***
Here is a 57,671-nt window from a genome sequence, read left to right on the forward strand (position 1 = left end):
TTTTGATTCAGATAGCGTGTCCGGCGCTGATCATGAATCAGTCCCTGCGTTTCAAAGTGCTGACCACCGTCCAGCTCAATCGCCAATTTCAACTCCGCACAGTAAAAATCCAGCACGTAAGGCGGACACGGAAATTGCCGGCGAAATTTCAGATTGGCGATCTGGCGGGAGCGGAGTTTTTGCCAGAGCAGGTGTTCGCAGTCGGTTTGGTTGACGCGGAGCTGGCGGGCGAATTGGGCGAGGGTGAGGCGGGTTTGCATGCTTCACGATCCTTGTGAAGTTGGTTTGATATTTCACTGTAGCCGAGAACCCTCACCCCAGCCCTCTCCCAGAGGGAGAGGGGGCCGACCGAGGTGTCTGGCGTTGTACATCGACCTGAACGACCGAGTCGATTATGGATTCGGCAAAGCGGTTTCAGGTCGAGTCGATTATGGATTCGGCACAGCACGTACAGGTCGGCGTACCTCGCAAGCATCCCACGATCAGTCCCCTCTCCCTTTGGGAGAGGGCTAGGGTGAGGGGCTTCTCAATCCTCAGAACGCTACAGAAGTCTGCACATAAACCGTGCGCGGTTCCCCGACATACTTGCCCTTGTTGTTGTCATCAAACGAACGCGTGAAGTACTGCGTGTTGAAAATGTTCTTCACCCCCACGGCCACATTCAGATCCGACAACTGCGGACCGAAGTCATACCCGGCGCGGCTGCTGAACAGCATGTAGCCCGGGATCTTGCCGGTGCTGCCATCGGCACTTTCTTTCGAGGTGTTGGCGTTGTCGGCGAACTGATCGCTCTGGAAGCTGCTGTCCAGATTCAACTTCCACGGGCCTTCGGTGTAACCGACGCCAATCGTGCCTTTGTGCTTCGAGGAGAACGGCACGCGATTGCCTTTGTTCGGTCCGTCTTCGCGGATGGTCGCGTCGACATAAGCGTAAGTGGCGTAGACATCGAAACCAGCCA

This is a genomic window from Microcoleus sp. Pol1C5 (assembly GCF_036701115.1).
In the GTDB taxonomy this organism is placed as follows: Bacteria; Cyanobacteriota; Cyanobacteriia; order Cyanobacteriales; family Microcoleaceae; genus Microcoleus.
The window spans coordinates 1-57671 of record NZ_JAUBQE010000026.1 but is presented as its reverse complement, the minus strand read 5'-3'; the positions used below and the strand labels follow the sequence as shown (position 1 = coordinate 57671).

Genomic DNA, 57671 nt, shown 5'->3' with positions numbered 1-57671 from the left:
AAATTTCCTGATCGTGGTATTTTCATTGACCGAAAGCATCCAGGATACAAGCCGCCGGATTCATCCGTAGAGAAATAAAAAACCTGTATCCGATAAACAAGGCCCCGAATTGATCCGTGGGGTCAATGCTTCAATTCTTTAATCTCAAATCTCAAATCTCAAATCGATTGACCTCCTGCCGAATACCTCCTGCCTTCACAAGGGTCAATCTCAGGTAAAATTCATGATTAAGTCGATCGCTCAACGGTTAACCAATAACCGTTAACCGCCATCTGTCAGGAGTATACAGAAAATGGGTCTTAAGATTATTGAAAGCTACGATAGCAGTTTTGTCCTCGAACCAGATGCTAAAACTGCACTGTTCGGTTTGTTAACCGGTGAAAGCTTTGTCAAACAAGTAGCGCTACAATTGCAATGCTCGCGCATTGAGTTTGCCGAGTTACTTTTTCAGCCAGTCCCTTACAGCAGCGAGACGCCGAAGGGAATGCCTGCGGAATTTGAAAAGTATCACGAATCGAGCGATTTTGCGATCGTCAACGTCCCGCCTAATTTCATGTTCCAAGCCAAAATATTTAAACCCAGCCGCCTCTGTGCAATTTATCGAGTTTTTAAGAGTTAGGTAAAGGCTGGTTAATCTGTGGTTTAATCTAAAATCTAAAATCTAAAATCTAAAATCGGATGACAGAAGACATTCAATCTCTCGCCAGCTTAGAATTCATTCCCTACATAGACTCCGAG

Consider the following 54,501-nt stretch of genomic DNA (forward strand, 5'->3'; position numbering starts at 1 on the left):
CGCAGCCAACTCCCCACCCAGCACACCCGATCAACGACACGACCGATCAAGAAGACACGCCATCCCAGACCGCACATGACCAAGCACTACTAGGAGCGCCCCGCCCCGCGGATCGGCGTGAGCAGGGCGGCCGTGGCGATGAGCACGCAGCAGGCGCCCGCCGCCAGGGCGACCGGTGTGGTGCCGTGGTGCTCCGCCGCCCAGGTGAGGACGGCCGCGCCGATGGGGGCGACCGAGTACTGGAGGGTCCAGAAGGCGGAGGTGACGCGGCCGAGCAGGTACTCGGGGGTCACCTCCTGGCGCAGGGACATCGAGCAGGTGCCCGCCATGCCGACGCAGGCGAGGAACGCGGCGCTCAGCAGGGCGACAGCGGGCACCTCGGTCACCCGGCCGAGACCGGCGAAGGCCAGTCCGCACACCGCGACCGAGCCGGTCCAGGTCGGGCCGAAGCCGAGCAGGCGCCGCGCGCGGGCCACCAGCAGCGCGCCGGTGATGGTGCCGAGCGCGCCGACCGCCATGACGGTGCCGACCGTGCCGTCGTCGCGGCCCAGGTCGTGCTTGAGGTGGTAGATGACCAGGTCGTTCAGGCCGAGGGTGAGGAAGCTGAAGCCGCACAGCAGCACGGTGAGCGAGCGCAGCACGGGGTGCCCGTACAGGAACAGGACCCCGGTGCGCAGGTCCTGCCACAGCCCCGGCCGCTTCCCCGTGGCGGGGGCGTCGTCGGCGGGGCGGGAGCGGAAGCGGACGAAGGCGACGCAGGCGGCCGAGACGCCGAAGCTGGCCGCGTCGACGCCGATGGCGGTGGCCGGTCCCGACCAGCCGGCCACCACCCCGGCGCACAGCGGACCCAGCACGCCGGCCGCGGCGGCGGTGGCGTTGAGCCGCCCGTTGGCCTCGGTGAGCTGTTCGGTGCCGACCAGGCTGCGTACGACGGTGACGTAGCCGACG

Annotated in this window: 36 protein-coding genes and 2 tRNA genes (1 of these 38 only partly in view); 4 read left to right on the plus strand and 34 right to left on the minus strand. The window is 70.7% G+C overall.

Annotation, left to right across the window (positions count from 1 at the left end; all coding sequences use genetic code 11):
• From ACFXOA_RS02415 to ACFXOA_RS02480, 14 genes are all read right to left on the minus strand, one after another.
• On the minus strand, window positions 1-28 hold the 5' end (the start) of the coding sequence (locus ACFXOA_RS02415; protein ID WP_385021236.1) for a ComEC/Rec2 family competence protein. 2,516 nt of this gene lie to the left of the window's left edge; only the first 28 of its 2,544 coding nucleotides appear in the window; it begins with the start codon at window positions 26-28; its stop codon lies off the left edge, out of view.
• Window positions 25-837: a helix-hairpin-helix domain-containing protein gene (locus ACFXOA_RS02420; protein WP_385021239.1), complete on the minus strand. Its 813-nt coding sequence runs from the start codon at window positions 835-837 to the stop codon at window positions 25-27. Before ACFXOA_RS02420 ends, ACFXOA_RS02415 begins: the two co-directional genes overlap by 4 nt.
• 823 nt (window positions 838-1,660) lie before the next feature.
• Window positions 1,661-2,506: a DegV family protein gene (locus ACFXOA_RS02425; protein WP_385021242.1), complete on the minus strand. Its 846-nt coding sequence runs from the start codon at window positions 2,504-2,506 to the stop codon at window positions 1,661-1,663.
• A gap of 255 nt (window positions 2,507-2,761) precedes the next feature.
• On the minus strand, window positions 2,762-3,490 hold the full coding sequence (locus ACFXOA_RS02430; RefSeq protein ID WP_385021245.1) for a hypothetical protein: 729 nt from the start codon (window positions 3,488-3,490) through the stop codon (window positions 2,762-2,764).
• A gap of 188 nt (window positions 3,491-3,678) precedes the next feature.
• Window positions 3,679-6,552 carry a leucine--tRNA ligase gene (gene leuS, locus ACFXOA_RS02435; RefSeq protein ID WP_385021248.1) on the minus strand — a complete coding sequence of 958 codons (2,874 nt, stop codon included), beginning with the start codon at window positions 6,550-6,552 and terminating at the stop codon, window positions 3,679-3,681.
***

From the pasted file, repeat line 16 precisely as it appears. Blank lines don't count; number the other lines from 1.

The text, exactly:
• Window positions 1,661-2,506: a DegV family protein gene (locus ACFXOA_RS02425; protein WP_385021242.1), complete on the minus strand. Its 846-nt coding sequence runs from the start codon at window positions 2,504-2,506 to the stop codon at window positions 1,661-1,663.